Photo by Jeff Rogers Photography
It is Thanksgiving, around 5 a.m. I am less than two weeks out from quadruple bypass surgery. I actually feel pretty well and have clients scheduled for next week, so not too much disruption from having your chest opened and your heart stopped for four hours, while it g
ets a plumbing job of rerouting arteries around blockages. I really have not paid attention to the details of the surgery, but my surgeon told me if I did not have the open-heart surgery I would be dead, again, within a month. There were precious few physical symptoms to indicate that I had such serious coronary heart disease. I take care of myself physically and I go to the doctor for annual physicals.
That’s right, dead again. Those words do not even look real. I had no idea I died Friday November 15 around 4 p.m. I just remember collapsing on the trail and waking up as I was being transported down the trail. I had a sudden cardiac arrest while backpacking up a steep slope. I was participating in a church (Crossroads) retreat for men called Man Camp. There were approximately 1,000 men attending a weekend camping retreat near the Kentucky River in Richmond, Kentucky.
I had experienced what is called “ventricular fibrillation” (VF) in the lower left chamber of my heart. This causes the heart to vibrate so rapidly that it can’t pump blood. It was not a heart attack per se, but rather an electrical malfunction, where the heart loses normal rhythm and there is no pulse. Only around 10 percent of people survive VF, and most of those survivors are already hospitalized or in health care settings.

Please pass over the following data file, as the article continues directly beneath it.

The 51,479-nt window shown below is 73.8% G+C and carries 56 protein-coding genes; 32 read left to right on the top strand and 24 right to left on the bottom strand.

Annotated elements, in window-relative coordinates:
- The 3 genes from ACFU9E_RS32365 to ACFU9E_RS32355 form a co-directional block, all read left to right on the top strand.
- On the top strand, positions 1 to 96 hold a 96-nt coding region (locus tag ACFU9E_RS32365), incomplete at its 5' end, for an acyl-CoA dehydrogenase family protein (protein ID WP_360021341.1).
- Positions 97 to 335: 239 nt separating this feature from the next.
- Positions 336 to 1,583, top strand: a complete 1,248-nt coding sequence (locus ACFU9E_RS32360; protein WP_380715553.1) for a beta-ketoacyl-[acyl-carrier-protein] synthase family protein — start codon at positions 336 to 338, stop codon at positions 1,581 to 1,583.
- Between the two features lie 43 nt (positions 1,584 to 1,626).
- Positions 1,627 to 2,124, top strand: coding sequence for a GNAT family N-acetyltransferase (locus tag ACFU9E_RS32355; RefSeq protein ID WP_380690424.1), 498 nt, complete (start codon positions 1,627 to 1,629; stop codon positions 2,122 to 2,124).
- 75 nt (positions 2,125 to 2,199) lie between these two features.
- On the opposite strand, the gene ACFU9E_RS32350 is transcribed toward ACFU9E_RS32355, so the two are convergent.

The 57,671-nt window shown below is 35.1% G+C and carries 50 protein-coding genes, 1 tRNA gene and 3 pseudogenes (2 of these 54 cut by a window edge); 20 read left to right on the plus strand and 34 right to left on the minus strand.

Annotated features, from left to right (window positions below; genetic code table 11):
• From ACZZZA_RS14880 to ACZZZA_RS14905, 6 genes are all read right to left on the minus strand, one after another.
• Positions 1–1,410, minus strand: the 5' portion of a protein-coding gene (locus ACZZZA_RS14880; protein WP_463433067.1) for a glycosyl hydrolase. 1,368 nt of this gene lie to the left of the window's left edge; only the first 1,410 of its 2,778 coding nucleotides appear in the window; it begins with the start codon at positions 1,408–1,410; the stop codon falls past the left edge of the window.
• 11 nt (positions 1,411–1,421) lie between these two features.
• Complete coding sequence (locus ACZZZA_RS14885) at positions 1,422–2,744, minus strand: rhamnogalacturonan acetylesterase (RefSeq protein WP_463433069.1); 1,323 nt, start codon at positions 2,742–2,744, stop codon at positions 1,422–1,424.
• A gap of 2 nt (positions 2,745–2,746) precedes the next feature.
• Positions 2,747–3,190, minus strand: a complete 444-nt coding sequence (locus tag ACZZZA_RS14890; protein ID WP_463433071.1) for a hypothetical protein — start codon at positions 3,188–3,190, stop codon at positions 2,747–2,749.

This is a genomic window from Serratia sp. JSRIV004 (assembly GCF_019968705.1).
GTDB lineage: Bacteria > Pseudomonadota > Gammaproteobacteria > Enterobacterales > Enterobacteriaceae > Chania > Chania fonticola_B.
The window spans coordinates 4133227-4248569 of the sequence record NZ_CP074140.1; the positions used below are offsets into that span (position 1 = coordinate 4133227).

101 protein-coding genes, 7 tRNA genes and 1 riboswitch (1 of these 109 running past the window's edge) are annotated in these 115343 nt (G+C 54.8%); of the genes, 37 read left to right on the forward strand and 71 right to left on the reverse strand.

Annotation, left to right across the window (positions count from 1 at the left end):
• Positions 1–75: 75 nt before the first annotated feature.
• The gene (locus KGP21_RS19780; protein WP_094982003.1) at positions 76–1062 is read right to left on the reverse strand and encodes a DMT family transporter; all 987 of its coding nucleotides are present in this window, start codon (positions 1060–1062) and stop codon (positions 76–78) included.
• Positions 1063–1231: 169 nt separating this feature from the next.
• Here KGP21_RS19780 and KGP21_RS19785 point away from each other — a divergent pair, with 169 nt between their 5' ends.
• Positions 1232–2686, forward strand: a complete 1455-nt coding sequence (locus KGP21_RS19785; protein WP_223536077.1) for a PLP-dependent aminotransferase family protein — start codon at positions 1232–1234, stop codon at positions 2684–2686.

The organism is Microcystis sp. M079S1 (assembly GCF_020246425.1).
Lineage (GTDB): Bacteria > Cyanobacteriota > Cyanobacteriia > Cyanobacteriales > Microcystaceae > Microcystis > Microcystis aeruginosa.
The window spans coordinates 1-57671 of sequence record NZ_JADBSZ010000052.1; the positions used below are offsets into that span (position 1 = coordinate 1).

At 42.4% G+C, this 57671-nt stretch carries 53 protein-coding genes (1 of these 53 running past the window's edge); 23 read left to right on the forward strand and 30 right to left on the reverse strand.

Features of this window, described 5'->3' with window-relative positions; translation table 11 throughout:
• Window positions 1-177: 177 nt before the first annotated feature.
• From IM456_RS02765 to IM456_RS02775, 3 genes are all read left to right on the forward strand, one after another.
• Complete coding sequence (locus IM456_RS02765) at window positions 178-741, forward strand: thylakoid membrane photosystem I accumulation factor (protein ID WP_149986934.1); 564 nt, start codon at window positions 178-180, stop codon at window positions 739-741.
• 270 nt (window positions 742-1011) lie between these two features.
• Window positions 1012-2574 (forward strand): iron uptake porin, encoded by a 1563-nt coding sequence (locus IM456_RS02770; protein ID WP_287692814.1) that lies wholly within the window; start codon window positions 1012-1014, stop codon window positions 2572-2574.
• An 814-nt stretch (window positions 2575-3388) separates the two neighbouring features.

I would not have survived if I were not hiking with two men (Eric Curvin and Shane Porter) who knew what to do and immediately jumped into action performing CPR and mouth to mouth resuscitation. Eric is a nurse anesthetist and Shane is an Iraq veteran. They kept my heart and brain alive for at least 15 minutes, until the camp medics, volunteer medical personnel serving at Man Camp, arrived with a defibrillator to shock my heart back into rhythm. I was then transported to a hospital.
I would not have survived but for the grace of God. I am told that men immediately surrounded me and began praying out loud, calling on the name of Jesus. One of my best friends, Lynn Buckles, tells me my skin was ashen and my eyes were open, staring, like a dead man. I was a dead man — and he pleaded with God to raise me from the dead, as did others. Another friend, Bryan Carter said, “I have seen dead people before,” so he knew what a lifeless body looked liked. I can’t imagine what that was like for them, but it had to be traumatic; both of them have their own stories of dealing with death and near death.
So I am thankful I get to spend this Thanksgiving with my wife, Carolyn, our children, Seth, Danielle, and Isaac, and my brother, Trip, who flew from North Carolina to be with us during surgery. The gift of my life, to survive this, is a mystery. I could have just as easily died, as most do. I will die, someday … but why God allowed my healing is something to prayerfully and respectfully consider. There is more to this story, so many connections that cannot be explained as happenstance, and the telling of it will continue.
A Million God Stories is a Christ-centered ministry which offers a platform for Christians from all streams of Christian faith to give praise for how God has worked in their lives. Christ heals in infinitely creative ways and we acknowledge that His way of helping may differ from person to person.